- Trish Stephens
The 8 Phases of EMDR Standard Protocol
Trauma is an experience that almost all of us will go through at some point in our lives. Whether it is a car accident, an act of violence, a physical and mental assault, a death, a natural disaster, or any other form of trauma, we are all likely to be experience at least one traumatic event within our lifespan. Many people experience more.
The natural outcome of trauma are feelings of unease, anxiety, stress, grief, and depression. Over the course of time, some people will work through these feelings, either by talking with their support people, or on their own. However, many people experience difficulties when trying to overcome their exposure to trauma, especially if they do not reach out to a professional.
Although many individuals will not be officially diagnosed with post-traumatic stress disorder (PTSD), many will experience prolonged side effects such as nightmares, fear, anxiety, panic attacks, and flashbacks. Individuals may intentionally (or unintentionally) avoid people, places, or things, that trigger reminders of the trauma. Sometimes, a person may lose interest in activities that previously produced pleasure, or they may feel blame, guilt, or shame, as a result of the trauma. For some, substances such as alcohol or drugs may be used to self-medicate.
EMDR (eye movement desensitization and reprocessing) is a type of therapy that psychotherapists use to treat individuals who experience symptoms of PTSD due to trauma. EMDR allows individuals to reprocess traumatic memories, learn how to cope with them in a healthy manner, and disassociate any unnecessary emotions that cause difficulty in their everyday lives. Numerous studies have proven EMDR to be effective in treating both minor and severe symptoms of PTSD.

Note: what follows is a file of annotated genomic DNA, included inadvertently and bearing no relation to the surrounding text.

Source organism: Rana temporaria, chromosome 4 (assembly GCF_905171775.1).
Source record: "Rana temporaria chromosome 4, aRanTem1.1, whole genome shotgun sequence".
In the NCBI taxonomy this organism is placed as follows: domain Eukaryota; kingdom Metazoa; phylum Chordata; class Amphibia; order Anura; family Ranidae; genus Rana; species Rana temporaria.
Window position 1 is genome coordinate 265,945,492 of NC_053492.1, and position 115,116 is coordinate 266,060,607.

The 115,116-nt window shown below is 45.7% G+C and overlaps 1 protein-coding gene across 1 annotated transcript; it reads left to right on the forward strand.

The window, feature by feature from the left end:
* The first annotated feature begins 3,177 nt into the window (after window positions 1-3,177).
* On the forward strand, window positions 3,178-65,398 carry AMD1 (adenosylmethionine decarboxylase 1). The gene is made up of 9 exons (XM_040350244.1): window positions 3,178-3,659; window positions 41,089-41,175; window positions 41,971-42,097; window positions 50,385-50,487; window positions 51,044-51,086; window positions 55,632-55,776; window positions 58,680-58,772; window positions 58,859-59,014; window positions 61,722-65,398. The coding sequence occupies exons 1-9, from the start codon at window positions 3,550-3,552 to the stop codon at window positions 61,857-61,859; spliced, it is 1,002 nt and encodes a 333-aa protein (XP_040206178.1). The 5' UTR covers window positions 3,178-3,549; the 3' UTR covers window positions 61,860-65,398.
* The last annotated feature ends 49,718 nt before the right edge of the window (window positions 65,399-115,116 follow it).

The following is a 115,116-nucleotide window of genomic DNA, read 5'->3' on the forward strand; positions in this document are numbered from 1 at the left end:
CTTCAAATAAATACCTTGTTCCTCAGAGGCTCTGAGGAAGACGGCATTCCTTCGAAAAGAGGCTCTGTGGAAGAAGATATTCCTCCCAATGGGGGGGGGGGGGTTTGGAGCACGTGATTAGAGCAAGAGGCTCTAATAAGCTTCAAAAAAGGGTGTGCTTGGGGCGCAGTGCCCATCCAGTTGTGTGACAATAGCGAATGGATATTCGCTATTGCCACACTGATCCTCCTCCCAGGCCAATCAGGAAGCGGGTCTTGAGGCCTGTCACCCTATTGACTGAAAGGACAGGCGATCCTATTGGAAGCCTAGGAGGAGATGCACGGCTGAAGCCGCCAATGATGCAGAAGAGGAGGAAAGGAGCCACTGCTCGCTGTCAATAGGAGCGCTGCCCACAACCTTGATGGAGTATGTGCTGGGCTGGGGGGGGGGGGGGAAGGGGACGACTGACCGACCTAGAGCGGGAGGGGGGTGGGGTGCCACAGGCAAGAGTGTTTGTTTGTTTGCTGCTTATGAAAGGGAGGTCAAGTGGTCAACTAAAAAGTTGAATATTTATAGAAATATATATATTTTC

Eye movements are the most distinguishing aspect of EMDR, but the therapy involves several other therapeutic techniques, carried out through eight specific phases, and work within the past, present, and future time-frames.
As there are still a limited number of clinicians in Ottawa, ON who are trained to administer EMDR therapy, many people do not know what EMDR is, or what it involves. The outline below will allow the client can gain a better understanding about what to expect when they begin a standard EMDR treatment plan. Speaking with people who have participated in EMDR therapy, watching videos of EMDR therapy sessions, or experiencing it yourself with a trained EMDR clinician, is often the best way to understand and gain perspective about this effective and efficient therapeutic method.
The 8 Phases of Standard EMDR Protocol:
Phase 1 -
The initial phase of EMDR treatment involves the client’s history. The therapist and client will work together to identify past specific events, memories, or feelings (we call these “targets”) that are representative of the major or minor traumas one has experienced. These events are discussed in general terms, and the client does not go into specific details at this point. This phase is often called “target mapping” as it creates a map or guide for the following sessions. During this phase, the client will also gain additional information about the remaining phases.
Phase 2 -